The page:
Europe’s Rainforest: a theological response

In one of the spurious endings to Mark’s gospel, Jesus says to his disciples, “Go into all the world and proclaim the good news to the whole creation.” (Mark 16.15). It’s not in the oldest manuscripts, but I think it echoes the way Mark tells the temptation story at the beginning of the gospel. There, in just one verse (1.13) Mark tells us that Jesus’ companions in the wilderness were Satan, angels, and wild beasts. Jesus is good news for the animals and for the whole creation. Maybe in the wilderness Jesus was modelling Isaiah’s vision of the peaceable rule of God (Isaiah 11.1-9) that would be fulfilled through him.

In my work with churches, I try to focus on positive stories from the Bible that will motivate and inspire people. I don’t think many people are persuaded to change by graphs and numbers, and fear tends to be more disabling than motivating. So I talk about Abraham being called to be a blessing (Genesis 12.3), a promise echoed to his grandson, Jacob (Genesis 28.14), and the calling on Israel in the days of Moses to be a priestly nation (Exodus 19.6): this emphasis on God calling people to serve the rest of the world in order to bless all. Jesus took a servant’s role too (e.g. Matthew 20.28, John 13.1-15). Then Paul in Romans 8 writes about creation being set free from its ‘bondage to decay’ as part of the great move of liberation that includes the liberation of ‘the children of God’ (Romans 8.18-23). His vision is one of a new creation, not just a few humans being given some sort of blessed afterlife; an inclusive, cosmic vision, stated again in Colossians 1.15-20. It seems to me that, while that longer ending of Mark’s gospel is likely to be a later addition and so of doubtful authority, it’s nevertheless true: the commission of Jesus to his followers is to express good news to the whole creation.

It seems to me that this is a fundamental idea for Christian action on the environment. We are part of creation, not separate from it, and we are here to serve and to be a blessing.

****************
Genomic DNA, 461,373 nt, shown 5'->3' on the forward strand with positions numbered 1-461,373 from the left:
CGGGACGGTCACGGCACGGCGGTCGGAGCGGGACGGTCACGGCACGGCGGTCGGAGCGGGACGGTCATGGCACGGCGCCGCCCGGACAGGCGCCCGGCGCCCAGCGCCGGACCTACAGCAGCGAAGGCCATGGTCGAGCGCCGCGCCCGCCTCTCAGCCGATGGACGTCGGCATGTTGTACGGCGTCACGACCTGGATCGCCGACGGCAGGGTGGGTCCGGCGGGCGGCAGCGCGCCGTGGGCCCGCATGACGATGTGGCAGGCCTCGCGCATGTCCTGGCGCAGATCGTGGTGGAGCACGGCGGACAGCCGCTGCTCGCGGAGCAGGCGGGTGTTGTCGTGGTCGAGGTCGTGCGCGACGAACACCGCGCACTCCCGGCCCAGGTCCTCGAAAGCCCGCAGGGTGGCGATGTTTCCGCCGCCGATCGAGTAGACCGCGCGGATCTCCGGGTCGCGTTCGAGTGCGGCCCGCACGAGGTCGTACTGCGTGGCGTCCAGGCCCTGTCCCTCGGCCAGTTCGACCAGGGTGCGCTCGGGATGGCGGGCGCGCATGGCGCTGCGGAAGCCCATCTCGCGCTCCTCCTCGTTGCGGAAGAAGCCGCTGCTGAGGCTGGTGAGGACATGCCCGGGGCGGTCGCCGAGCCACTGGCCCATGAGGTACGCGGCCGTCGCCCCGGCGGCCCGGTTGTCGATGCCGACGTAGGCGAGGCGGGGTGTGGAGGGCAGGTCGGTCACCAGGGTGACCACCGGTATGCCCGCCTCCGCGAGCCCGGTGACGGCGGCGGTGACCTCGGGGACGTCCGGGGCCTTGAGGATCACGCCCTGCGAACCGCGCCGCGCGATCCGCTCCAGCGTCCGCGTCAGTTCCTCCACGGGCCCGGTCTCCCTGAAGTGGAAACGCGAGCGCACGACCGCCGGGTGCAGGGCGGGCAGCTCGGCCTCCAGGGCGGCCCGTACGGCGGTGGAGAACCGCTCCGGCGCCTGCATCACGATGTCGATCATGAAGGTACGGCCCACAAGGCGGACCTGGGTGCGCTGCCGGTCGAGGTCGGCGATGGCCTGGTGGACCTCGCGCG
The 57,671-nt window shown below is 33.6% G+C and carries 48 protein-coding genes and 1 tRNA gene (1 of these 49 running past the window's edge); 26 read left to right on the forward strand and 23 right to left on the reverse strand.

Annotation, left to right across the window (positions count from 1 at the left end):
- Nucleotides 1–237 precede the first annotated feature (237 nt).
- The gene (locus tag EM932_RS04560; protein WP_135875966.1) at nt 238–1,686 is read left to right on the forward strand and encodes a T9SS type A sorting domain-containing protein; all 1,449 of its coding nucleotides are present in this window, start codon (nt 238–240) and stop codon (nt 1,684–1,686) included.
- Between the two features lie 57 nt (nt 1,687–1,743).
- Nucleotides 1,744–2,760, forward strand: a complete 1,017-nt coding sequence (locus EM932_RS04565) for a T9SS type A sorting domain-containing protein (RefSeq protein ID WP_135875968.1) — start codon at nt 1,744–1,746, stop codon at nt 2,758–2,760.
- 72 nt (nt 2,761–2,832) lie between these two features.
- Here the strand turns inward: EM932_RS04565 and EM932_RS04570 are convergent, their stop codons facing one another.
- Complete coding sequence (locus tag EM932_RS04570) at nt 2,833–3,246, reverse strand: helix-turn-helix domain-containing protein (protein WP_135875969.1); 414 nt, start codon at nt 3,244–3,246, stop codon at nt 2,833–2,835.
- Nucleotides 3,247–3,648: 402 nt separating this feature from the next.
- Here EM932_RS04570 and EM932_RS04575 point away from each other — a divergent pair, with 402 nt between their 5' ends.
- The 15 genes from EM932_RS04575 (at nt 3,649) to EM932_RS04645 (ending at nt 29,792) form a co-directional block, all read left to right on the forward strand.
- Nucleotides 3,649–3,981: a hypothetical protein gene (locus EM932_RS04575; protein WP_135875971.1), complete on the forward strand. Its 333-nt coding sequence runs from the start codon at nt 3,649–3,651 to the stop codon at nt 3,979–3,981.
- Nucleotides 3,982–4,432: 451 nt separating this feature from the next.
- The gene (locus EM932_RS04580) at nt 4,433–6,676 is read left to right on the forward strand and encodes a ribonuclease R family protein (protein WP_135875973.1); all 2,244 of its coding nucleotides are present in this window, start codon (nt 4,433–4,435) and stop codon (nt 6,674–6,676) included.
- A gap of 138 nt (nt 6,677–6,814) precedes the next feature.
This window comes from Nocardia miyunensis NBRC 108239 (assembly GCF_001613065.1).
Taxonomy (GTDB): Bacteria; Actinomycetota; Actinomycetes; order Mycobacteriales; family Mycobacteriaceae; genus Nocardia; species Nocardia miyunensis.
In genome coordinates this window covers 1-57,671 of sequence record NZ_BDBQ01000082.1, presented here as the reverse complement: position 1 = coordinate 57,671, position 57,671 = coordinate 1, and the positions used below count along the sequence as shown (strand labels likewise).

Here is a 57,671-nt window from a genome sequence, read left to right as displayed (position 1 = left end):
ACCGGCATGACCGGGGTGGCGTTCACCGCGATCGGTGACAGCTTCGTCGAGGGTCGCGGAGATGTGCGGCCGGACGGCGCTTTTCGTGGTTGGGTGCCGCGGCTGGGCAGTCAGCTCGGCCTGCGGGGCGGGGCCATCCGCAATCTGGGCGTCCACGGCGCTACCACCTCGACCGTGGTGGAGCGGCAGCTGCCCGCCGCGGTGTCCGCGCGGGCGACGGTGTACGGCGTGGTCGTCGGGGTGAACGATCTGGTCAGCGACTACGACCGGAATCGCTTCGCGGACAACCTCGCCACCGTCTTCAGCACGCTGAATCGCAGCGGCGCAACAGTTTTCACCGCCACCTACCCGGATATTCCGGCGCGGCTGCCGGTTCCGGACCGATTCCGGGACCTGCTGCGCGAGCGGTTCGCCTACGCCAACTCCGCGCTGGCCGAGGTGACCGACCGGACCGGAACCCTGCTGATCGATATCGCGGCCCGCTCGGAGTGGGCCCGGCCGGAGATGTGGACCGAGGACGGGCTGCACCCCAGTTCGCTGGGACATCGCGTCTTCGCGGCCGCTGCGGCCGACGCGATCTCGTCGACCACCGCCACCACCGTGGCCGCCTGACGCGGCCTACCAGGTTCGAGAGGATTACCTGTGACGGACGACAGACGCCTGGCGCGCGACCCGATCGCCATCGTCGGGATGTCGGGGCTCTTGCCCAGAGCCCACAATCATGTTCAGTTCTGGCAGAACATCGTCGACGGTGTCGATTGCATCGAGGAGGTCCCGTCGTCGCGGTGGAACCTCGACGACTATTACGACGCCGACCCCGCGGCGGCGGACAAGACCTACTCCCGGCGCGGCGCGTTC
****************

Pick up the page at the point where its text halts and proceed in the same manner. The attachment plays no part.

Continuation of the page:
I think this takes environmental action to a whole new level. The challenge is more than simply doing less harm. It is to be good news. That’s why I’m writing this as a theological response to my last blog post, where I wrote about the abundance and diversity of chalk grassland being the result of careful human intervention.

Perhaps the argument that humans should intervene as little as possible in nature forces the same divide between humans and majority-nature as the argument that humans are somehow privileged and of a different order of being, as seen in the folk-religion that claims only humans have souls, and in the wide-spread sense of entitlement to extract, commodify and destroy nature to serve human wants. The truth is (and we really need this truth) that humans are one species among all the others. We are nature – interconnected, interdependent, part of the web of all things. Theologically, we are created beings, creatures of the earth, formed of the same dust of earth as the animals, animated with the same breath of God (e.g. Genesis 2.7, 19; Psalm 104.30). Historically, humans have been a feature of the British landscape for nearly a million years, and Homo sapiens came north with the plants, the trees, and the other mammals as the last ice age retreated. We are nature: inextricably part of the living world.

It would be irresponsible of us to claim a division and try to retreat from nature – irresponsible and a denial of our nature. The key is that idea of being good news. Chalk grassland, heathland, well-managed woodland, all point to the way that human interaction in nature can be beneficial to many – it can be good news. Of course there is a huge challenge before us to reduce our enormously harmful impact on the living world. But alongside that there is an equally huge challenge to be regenerative, to serve and bless, to be good news to the whole creation.

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